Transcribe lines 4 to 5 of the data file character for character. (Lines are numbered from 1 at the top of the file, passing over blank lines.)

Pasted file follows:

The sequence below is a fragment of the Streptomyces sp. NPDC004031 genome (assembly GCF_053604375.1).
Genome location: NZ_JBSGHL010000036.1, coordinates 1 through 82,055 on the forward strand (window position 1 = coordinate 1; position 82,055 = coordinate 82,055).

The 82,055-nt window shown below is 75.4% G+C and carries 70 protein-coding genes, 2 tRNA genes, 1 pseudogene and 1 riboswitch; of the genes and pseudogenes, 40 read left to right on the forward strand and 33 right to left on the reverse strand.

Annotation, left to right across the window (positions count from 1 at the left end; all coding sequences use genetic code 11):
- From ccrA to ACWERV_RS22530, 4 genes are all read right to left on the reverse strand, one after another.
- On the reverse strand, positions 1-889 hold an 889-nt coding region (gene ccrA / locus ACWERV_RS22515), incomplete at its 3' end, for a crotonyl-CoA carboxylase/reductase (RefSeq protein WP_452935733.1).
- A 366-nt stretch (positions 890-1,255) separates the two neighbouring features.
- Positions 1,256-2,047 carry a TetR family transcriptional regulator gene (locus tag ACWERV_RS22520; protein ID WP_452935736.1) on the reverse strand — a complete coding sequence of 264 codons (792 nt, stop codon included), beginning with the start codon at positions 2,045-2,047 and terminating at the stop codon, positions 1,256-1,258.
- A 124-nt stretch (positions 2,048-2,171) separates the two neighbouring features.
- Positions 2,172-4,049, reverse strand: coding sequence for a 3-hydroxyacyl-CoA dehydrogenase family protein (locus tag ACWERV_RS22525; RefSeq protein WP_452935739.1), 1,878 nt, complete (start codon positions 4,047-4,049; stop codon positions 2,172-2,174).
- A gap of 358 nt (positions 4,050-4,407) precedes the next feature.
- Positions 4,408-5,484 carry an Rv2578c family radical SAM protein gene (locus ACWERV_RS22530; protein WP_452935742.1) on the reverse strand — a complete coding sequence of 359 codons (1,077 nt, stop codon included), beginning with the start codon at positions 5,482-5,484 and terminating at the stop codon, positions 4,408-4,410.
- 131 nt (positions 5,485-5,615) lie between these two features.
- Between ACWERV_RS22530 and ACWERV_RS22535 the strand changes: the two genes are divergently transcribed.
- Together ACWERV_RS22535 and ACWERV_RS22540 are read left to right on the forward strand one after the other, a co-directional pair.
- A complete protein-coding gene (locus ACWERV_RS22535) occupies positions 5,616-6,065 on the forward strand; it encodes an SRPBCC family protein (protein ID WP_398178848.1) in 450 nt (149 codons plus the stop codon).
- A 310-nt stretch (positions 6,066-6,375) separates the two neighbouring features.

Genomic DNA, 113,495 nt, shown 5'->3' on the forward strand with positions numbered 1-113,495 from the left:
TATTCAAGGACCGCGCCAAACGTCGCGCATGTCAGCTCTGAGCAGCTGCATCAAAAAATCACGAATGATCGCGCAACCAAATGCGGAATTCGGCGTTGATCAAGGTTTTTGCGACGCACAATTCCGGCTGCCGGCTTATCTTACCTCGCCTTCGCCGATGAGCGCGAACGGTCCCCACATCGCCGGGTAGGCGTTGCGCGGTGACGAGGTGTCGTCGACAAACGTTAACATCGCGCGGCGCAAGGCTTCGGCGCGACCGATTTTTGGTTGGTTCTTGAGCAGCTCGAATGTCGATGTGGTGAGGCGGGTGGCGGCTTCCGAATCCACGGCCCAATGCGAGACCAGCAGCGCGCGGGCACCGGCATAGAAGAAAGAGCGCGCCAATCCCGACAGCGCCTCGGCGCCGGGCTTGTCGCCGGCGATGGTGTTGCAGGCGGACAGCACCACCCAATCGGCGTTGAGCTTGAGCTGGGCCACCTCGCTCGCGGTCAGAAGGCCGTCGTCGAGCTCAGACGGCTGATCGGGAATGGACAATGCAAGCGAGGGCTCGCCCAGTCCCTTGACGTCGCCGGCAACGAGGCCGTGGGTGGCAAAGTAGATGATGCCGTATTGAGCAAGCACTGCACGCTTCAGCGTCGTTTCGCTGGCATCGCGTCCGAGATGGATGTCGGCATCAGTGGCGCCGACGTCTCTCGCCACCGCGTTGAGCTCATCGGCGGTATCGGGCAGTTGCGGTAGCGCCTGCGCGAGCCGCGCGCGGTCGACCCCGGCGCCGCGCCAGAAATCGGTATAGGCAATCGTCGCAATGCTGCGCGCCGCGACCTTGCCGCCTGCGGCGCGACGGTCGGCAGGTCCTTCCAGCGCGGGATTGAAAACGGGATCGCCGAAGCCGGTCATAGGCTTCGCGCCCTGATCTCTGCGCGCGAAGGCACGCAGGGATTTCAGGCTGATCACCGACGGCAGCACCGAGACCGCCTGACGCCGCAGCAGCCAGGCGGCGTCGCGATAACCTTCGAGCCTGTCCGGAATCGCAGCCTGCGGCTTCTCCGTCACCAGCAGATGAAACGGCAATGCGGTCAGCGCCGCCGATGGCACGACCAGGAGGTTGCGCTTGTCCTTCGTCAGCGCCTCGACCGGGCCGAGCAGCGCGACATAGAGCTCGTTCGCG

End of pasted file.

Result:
Annotation, left to right across the window (positions count from 1 at the left end; all coding sequences use genetic code 11):
- From ccrA to ACWERV_RS22530, 4 genes are all read right to left on the reverse strand, one after another.